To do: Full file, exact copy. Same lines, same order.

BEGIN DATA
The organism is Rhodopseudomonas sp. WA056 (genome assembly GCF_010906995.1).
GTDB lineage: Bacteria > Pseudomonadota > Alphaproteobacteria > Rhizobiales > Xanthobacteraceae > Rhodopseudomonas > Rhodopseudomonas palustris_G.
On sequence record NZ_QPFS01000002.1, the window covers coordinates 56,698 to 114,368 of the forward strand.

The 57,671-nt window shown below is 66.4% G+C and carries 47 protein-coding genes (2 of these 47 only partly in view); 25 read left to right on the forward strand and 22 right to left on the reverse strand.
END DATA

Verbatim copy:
The organism is Rhodopseudomonas sp. WA056 (genome assembly GCF_010906995.1).
GTDB lineage: Bacteria > Pseudomonadota > Alphaproteobacteria > Rhizobiales > Xanthobacteraceae > Rhodopseudomonas > Rhodopseudomonas palustris_G.
On sequence record NZ_QPFS01000002.1, the window covers coordinates 56,698 to 114,368 of the forward strand.

The 57,671-nt window shown below is 66.4% G+C and carries 47 protein-coding genes (2 of these 47 only partly in view); 25 read left to right on the forward strand and 22 right to left on the reverse strand.